Shostakovich’s First Violin Concerto has been something of a staple in the LSO’s repertoire of late, whether Sarah Chang with Gergiev (including several performances on tour), recording it with Mayuko Katsumura, soon after came Kavakos with Noseda, and – three years ago – Tetzlaff with Pappano.
And here was Antonio Pappano leading the Concerto again, this time with Viktoria Mullova. Theirs proved to be a charismatic association, once beyond ‘the tale of the missing mute (found)’. It’s a difficult work to begin a concert, but everyone was focused. The opening ‘Nocturne’ brooded, expressed urgently by Mullova in terms of intensity, the LSO dark in support, she becoming even more remote when her instrument was muted. Savage strokes of the bow informed the ‘Scherzo’, an apoplectic dance, woodwinds (not least bass clarinet and contrabassoon) as spectres, abrupt changes of tempo well-judged. The painful emotions of the ‘Passacaglia’ were fully brought out, reaching heights of distressed ecstasy, Mullova really inside the anxiety expressed (as she has been for many years). And then the withdrawing from the world into the extensive cadenza, which retains musical integrity with the movements either side of it, the final ‘Burlesque’ high-spirited, yes, but in this account more about breaking a stranglehold rather than seeking an ovation, which was earned anyway. Mullova’s response was some slow unaccompanied Bach (the Adagio from the G-minor Sonata, BWV1001), very expressive, subtly decorated, and a sublime contrast with what had gone before.
Performances of Mahler Symphonies now tend to come round as a matter of routine, and I have put several of them in a corner for a while. Not the Sixth though, which retains the power and beauty to compel, and did so here. Pappano and the LSO delivered an account with much to admire. This is Mahler’s most classical Symphony: in four movements, and with an exposition repeat (observed) in the first. Pappano seemed to treat Mahler 6 first and foremost as a rigorous structure and with less concern for the potential of its rich and expansive narrative. Thus the first movement was a little on the fast side if we are to imagine a hero battling the elements but steadfastly keeping on track (to my mind energico is about a state of determined mind rather than speed); and the (let’s be formal) second subject, ravishingly sung as it was, offered a difference of desired fortunes rather than a portrait of Alma. It should also be mentioned that Pappano had the perfect orchestral layout for this music, with antiphonal violins, and double basses positioned behind the firsts. The LSO’s playing was fearless, trenchant, and hugely responsive. As a distinction to fierceness, when pastoral haven is glimpsed there were wonderfully yielding moments, and the coda (surely triumphant) was gloriously unbridled ... which brings us to a conundrum: the order of the middle movements.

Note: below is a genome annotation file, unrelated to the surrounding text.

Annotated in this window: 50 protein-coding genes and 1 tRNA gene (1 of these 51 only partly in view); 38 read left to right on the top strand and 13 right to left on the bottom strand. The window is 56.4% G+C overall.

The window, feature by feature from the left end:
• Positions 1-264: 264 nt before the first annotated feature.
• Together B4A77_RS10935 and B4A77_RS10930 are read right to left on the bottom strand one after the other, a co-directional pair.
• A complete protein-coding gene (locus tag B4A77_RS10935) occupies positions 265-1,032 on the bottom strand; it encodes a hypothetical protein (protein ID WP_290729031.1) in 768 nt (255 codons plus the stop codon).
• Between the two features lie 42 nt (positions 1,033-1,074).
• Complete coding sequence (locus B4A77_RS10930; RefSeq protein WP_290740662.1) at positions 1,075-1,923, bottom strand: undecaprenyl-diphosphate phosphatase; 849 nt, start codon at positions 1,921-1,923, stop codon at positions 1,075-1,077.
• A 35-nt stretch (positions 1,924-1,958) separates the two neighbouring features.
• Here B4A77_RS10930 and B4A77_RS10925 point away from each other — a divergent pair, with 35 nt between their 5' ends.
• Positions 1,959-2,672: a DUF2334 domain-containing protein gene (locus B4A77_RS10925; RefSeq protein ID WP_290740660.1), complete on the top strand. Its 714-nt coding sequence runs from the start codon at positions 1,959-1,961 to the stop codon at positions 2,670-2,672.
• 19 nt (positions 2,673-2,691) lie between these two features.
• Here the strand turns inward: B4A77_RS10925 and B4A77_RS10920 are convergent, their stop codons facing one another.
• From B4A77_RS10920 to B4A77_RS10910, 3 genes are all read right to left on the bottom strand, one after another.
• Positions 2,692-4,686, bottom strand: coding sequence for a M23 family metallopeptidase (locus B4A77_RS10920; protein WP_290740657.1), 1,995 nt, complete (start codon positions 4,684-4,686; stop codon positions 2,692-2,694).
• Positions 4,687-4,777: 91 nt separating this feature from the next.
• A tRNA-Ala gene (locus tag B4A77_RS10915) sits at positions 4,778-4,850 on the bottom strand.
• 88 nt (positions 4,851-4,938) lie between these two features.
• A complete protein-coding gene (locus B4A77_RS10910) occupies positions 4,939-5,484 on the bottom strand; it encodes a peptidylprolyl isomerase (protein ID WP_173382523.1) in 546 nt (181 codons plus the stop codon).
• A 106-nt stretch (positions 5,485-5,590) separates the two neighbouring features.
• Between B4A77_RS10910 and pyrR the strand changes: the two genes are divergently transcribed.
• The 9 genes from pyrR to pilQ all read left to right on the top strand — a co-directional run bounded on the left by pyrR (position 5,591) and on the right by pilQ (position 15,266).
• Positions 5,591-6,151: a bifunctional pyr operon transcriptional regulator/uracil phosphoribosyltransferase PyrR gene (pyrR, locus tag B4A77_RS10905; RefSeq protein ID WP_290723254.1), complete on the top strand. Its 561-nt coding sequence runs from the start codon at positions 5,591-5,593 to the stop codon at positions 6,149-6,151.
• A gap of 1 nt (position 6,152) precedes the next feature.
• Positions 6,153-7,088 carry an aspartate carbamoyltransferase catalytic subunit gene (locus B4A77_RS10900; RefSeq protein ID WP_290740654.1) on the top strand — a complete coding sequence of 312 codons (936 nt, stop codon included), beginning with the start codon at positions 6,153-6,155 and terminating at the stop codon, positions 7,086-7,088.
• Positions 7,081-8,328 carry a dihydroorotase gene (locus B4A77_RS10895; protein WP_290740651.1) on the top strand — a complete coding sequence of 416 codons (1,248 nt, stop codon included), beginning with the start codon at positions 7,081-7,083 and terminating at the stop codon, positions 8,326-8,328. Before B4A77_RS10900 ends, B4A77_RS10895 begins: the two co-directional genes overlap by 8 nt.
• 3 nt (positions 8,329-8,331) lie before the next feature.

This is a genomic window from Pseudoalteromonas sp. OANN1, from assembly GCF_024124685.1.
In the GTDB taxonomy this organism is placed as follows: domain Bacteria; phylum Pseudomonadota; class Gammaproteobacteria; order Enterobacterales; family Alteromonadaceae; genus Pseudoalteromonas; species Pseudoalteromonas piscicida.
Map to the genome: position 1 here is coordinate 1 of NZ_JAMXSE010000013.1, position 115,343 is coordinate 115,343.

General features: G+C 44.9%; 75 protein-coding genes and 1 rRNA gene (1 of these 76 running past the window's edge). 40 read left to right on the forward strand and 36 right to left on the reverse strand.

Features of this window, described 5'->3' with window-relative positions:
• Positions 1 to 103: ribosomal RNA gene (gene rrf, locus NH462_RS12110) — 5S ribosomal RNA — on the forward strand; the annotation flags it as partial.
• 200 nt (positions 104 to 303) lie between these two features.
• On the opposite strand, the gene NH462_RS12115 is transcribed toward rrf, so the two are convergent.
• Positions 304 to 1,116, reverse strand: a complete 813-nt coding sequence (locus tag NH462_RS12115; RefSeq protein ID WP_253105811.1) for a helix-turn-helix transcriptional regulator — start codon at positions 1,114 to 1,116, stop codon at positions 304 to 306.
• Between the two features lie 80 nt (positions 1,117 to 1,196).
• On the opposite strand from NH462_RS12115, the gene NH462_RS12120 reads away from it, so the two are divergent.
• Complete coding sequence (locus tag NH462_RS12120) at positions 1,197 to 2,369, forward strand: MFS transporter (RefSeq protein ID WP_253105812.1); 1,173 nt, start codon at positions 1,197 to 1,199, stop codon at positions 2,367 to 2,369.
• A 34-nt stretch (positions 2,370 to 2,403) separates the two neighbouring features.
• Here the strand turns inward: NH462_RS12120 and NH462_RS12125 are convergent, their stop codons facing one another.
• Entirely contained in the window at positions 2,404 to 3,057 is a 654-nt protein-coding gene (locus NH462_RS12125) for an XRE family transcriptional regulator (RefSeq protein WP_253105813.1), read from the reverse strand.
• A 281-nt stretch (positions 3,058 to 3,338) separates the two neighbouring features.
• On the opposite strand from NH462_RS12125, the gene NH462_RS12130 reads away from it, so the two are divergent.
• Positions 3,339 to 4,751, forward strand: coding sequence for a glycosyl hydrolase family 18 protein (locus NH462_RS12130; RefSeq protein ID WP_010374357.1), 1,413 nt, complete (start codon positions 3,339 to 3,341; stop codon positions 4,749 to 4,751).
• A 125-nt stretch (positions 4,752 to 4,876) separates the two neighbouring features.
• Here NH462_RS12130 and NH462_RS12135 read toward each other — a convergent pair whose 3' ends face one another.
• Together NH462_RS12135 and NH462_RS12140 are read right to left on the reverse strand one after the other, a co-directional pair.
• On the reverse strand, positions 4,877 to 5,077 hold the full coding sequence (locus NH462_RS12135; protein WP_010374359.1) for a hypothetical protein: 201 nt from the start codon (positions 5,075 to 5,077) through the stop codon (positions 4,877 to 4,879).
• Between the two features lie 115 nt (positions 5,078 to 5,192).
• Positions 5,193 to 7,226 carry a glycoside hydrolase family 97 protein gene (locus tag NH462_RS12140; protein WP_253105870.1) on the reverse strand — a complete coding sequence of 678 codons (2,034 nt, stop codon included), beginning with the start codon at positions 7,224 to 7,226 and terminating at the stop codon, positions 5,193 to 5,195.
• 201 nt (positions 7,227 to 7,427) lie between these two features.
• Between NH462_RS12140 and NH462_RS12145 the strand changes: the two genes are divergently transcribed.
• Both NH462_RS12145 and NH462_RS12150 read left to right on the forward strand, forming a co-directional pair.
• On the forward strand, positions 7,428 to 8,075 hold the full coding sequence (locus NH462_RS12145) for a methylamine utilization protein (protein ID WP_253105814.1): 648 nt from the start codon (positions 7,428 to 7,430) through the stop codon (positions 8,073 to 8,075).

On the link below, Robert Matthew-Walker gives chapter and verse as to this vexed matter. Suffice it to say that although Mahler originally placed the Scherzo second, and the Symphony was made available like this, he had further thoughts and requested that his publisher issue an erratum that placed the slow movement after the first. Without exception, all the performances given during Mahler’s lifetime, including the premiere and irrespective of whether he or another was conducting, were in Andante-Scherzo order. When Mahler died, the waters became muddied...
With (I feel) Pappano’s objective view of the Symphony – he’s not alone in movement placement, for example Bychkov and Noseda persist in placing the Scherzo second – the music continuing to pound was perhaps of less programmatic consequence, although if one were being picturesque, had the end of the first movement signalled victory for our protagonist, then the serenity of the Andante following immediately makes graphic sense. As it was the Scherzo came across as being brought back to earthly delights and dangers laced with antique figuration, the latter shaped with especial delicacy. As for the slow movement, quite wonderful – given with longing and rapture, and luminously sounded – with superb contributions from Timothy Jones on horn, Christopher Cowie oboe and Christine Pendrill cor anglais: a slice of paradise. I have no doubt, and ironically persuaded by Pappano’s conducting of both, that the correct (only) order is Andante-Scherzo.
As for the huge Finale, thirty minutes-plus, maybe the opening wasn’t as strangely tense as it can be, although Patrick Harrild does a nice line in forlorn tuba solos, and if the movement as a whole proved not quite the ride to the abyss it might have been – Pappano’s tempos were on the deliberate side – there was a logic to everything that happened. And for Neil Percy’s dead-on accuracy and producing pertinent “non-metallic” timbre, the (two) hammer-blows didn’t quite send the orchestra into shockwaves: maybe an indication of this account’s surety of direction.
So, details billowed and were highlighted, harps and double basses had a presence rarely encountered, and the closing brass musings were eloquently stated – before A-minor fate finally busts things apart ... and the ensuing silence was made significant, properly observed by all. The overriding impression of what Nigel Kennedy might call this “monster” concert is the continuing close relationship between Antonio Pappano and the LSO and their collective and unflagging dedication on behalf of music.
- Broadcast live on BBC Radio 3 (available on BBC iPlayer for thirty days afterwards)
- Sunday May 29 at 7 p.m. – Pappano conducts the LSO in Beethoven (with Nikolaj Znaider) and Elgar
- LSO www.lso.co.uk
- Barbican www.barbican.org.uk
- Mahler 6 Middle Movements
- Pappano conducts King Roger